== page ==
Is springtime Vienna’s most beautiful season? Image: Amanda Previdelli

Donaukanal and and Donauinsel

Spring is also the perfect time – not too crowded, not too hot – to enjoy walks and picnics all over the city, but especially on the Donaukanal, enjoying the sun, seeing all the graffiti, and taking pics by the river. 

The bars are open, and there are plenty of options around. You can ride along with a bike or go for a run with your dog, or you can walk further and spend a day in the Donauinsel, where blooms are also easy to find. 

Don’t be surprised if you see naked people around town. Of course, there are specific places for the freikorper kultur, but that won’t stop some of its main supporters. Sunbathing in parks and by the river – with or without tops – is also a very Austrian activity as temperatures rise.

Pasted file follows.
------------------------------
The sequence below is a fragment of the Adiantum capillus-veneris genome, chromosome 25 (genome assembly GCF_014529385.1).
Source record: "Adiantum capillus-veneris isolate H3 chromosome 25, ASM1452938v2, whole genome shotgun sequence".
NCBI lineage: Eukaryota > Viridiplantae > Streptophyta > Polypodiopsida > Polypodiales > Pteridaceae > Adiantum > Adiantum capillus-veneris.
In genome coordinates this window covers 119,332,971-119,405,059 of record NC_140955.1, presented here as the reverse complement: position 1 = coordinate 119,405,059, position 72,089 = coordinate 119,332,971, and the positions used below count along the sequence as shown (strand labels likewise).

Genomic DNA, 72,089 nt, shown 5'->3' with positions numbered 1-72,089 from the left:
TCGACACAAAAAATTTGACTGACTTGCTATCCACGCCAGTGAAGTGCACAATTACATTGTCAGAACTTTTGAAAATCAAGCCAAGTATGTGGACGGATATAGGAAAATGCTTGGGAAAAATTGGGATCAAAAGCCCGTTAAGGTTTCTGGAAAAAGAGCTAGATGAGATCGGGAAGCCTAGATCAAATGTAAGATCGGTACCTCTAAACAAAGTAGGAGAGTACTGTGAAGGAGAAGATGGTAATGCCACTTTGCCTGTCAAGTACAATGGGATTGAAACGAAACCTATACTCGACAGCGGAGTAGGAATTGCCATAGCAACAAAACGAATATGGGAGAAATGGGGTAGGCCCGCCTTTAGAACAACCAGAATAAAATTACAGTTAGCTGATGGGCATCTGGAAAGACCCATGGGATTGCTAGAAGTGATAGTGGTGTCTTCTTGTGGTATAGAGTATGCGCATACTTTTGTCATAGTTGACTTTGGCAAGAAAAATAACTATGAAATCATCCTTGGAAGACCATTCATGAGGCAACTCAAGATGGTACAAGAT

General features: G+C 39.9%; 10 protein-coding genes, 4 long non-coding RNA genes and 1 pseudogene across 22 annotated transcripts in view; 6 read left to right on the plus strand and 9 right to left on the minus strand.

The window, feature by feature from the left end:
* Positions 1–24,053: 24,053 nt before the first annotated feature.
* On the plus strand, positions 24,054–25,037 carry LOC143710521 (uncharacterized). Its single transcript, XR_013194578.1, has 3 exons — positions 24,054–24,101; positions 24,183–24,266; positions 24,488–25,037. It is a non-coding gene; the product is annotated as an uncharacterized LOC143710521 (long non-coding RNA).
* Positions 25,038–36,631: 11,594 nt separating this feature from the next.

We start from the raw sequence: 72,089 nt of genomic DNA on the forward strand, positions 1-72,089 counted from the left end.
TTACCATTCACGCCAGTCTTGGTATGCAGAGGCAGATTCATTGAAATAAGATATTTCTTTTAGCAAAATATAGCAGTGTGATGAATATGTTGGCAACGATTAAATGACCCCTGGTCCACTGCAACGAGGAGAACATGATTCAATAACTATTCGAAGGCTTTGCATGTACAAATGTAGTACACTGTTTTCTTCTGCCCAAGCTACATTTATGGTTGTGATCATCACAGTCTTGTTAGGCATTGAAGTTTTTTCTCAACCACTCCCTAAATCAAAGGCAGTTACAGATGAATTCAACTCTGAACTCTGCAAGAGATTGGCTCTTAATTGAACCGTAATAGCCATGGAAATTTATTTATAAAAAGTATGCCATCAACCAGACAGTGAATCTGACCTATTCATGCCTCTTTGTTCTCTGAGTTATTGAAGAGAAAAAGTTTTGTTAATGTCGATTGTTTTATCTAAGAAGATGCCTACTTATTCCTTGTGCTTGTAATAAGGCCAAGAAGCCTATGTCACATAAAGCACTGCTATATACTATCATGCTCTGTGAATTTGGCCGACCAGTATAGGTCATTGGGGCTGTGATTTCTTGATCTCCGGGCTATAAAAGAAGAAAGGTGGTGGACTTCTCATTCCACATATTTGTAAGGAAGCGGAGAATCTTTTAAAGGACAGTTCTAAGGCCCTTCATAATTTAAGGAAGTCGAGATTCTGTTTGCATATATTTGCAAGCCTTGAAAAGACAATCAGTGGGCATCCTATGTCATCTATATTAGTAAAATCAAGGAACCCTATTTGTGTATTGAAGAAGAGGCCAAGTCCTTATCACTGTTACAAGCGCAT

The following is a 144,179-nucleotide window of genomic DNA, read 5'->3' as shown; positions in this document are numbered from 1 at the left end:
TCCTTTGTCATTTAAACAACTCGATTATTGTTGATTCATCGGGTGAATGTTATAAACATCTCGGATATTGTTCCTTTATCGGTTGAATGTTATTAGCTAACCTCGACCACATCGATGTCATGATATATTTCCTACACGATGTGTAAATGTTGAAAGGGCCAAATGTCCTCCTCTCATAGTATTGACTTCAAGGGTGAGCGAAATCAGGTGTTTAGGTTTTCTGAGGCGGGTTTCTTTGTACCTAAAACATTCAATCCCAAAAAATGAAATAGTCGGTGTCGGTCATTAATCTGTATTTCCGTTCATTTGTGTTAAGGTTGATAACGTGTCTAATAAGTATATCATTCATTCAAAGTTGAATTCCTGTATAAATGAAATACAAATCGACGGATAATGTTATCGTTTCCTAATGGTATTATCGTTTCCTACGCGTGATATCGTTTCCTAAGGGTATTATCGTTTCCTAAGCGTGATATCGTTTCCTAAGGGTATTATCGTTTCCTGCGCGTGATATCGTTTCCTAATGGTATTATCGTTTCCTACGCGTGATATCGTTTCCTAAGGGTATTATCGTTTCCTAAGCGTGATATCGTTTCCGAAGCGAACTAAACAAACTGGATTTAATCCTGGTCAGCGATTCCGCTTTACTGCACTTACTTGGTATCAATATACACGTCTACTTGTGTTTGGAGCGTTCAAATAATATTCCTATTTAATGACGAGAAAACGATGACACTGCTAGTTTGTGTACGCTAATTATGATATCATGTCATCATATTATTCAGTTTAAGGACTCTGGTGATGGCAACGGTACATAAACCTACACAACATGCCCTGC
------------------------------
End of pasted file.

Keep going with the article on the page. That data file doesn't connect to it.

Easter markets

They are back! After two pandemic years, finally Easter markets are set to reopen (with 2G rules) in Vienna.

The markets traditionally open at the end of March and welcome the spring season with colourful eggs, arts and crafts, typical food and beverage, and many activities for children. 

READ MORE: EXPLAINED: What are Austria’s current Covid rules?

Useful vocabulary

Frühling – Spring

Frühblüher – early bloomer

Frühlingsgefühle – the feeling of happiness with the upcoming spring

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WEATHER

Wild weather in Austria: How to protect yourself during summer storms

With violent storms becoming increasingly common in Austria, here’s how to protect yourself (and your home) this summer.

Wild weather in Austria: How to protect yourself during summer storms